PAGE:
About a year ago, I was asked to do a short email interview concerning the Buddhist viewpoint on genetic manipulation and PGD (Pre-Implantation Genetic Diagnosis). Essentially, this is a process that involves artificially fertilizing a number of human eggs, taking out a few cells and checking them for abnormalities, and then implanting the best ones. This removes the chance of a “bad egg” (pun intended). The very idea opens up a can of ethical worms. Here are the rapid-fire Questions and my Answers. I don’t pretend to be an expert on the science behind it, but I have to say it’s a fascinating topic. What do YOU think? Comment below:
Q. According to Buddhism, is it moral to have a baby to provide for the medical needs of an already existing child?
A. Probably not, but it really depends on whether or not the second child suffers. All of Buddhism revolves around relieving suffering, and if the new baby will suffer to fulfill the role of “spare part donor,” then that’s not going to work out. If you mean the second child will be a caregiver of some sort, that’s not necessarily suffering in itself; a lot of good comes from helping others, both in this world and in the realm of karma.
Q. According to Buddhism, is it moral to attempt to have a child when genetic factors make it likely that the child may be mentally or physically handicapped?
A. Doesn’t really matter. All life is sacred, even mentally or physically handicapped people.
Q. According to Buddhism , is it moral to try to select the sex of one’s baby?
A. Doesn’t apply; the majority of scientific and medical advances are embraced by Buddhists. If they are used to relieve suffering, they are considered overall a good thing.
Q. According to Buddhism, is it moral to abort a foetus if it prone to obesity of a chronic medical condition?
A. Generally, most Buddhists are against abortion, but it does depend on the situation. Your case would probably not be acceptable if there were no other extenuating circumstances.
Q. According to Buddhism, what is the moral worth of an embryo?
A. That, just like with any other religion, depends on whether you consider an embryo a “person” or not. Buddhists arguer over this just like everyone else. Generally speaking, it’s probably safer to assume an embryo is a person, or at least a potential person. This leads to the whole abortion discussion, which isn’t what you’re looking for here.
Q. According to Buddhism, who should determine the genes of a person- doctors, parents, or God?
A. Buddhists do not have a God. Karma perhaps, but many would just attribute this to random luck beyond whatever the parents bring to the genetic table.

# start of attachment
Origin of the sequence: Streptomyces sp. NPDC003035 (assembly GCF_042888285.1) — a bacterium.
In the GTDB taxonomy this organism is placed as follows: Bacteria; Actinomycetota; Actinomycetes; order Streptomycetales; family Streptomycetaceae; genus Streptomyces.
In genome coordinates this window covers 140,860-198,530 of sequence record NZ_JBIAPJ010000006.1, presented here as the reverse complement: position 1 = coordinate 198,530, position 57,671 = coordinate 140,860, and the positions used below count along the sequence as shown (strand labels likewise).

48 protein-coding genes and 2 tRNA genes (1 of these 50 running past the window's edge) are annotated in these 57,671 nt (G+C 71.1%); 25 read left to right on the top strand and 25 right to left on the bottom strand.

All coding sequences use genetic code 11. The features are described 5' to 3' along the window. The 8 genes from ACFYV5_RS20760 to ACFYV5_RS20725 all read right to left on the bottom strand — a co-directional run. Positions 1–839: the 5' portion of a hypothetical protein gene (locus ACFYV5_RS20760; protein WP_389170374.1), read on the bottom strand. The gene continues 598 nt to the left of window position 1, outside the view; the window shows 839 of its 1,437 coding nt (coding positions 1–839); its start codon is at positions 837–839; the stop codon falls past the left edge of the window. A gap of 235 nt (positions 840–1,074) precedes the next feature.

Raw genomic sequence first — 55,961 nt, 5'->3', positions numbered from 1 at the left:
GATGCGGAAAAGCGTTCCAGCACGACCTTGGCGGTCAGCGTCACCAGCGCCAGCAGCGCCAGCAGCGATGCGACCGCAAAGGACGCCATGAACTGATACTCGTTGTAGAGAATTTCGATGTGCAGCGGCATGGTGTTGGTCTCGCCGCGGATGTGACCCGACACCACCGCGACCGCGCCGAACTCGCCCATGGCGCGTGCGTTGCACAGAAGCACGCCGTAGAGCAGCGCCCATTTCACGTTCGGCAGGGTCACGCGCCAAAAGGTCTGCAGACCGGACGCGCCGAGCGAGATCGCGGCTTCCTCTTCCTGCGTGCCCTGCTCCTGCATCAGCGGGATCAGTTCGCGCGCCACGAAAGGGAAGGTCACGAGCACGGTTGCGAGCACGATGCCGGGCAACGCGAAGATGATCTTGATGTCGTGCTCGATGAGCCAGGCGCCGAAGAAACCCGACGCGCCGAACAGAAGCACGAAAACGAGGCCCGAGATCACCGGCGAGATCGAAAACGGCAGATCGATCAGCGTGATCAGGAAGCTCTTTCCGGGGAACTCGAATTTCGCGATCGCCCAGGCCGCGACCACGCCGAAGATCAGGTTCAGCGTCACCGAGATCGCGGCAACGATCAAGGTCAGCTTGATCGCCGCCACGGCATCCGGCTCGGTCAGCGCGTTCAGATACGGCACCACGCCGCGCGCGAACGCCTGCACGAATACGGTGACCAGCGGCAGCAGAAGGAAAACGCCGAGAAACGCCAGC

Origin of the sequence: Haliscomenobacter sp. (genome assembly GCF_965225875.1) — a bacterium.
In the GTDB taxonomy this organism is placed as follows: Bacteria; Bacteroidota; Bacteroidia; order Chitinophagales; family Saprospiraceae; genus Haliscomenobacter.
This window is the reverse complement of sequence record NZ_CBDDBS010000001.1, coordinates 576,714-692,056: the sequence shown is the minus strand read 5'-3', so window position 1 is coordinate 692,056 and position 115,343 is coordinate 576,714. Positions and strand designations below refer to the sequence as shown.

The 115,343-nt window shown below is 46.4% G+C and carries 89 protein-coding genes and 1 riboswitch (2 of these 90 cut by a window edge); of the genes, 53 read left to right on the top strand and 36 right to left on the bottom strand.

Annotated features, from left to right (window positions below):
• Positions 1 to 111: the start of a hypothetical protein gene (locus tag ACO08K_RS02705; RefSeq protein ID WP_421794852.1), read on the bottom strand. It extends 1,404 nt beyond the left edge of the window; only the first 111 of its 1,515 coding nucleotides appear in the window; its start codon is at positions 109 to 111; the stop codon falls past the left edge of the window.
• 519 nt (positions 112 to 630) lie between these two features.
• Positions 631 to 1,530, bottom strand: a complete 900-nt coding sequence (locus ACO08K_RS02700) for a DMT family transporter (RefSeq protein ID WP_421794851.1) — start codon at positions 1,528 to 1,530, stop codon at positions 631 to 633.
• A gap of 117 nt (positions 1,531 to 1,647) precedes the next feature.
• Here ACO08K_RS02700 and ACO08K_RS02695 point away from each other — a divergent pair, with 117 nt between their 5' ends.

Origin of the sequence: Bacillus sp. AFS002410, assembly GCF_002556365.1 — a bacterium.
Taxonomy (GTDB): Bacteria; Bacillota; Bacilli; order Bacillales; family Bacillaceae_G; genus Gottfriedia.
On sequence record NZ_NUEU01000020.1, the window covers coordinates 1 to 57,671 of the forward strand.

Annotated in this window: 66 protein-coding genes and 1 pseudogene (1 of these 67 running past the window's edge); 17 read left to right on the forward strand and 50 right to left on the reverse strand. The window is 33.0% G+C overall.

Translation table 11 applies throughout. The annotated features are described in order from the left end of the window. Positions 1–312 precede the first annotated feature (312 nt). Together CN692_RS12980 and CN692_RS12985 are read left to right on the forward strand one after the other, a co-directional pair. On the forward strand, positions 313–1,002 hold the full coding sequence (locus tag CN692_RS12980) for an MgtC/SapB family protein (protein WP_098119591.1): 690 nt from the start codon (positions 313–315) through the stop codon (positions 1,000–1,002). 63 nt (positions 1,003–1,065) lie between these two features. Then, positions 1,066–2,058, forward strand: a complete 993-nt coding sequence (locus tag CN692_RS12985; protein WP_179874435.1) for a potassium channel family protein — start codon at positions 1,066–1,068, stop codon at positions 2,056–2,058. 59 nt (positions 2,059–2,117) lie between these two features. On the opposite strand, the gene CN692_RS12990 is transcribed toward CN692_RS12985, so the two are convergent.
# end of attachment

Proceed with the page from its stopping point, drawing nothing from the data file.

Q. What perspective does Buddhism take on the use of PGD treatment, for both medical use and the enhancement of genes? Has the view on medical treatment changed amongst Buddhists or has certain ideologies continued since the foundation of Buddhism (particularly on the issue of genetic enhancements and PGD treatment)?
A. Many say that the original Buddha was a doctor. Medicine that relieves suffering is a great thing and is always good. Medicine that causes suffering, addiction, grasping at a life that may be unnaturally long, and other “wrong” uses are not acceptable. PGD, like any of these other things, really depends on the motives and reasoning behind their use,
Q. Why do you think religious groups accept the use of gene therapies and even the use of genetic modification for medical reasons but reject use for physical attributes only?
A. With Buddhists, fixing a medical problem would be relieving suffering, while choosing genes to have a prettier nose is simply vanity, which is unhealthy.
Q. In your opinion, do you think religion and science can ever complement each other? Or are they constantly conflicting each other?
A. When science contradicts religion, religion must bend and adapt, according to the Dalai Lama. Some religions go kicking and screaming into the future. You know who I mean.
Q. Do you agree to dealing with prejudices (such as skin and eye colour) by biomedical fixes as a way of solving our social problems?
A. No. If everyone were the same color, we’d find something else to hate people over. Racism aside, I think most people recognize that there really is strength in diversity,
Q. If PGD treatment becomes increasingly popular, what do you think the consequences will be on society AND on the relationship between science and religion?
A. I have no idea, but I think we’d all adapt.
Comments? Agree or disagree with me? There’s a lot of room for discussion on this topic, and I’d love to hear your thoughts. Comment below: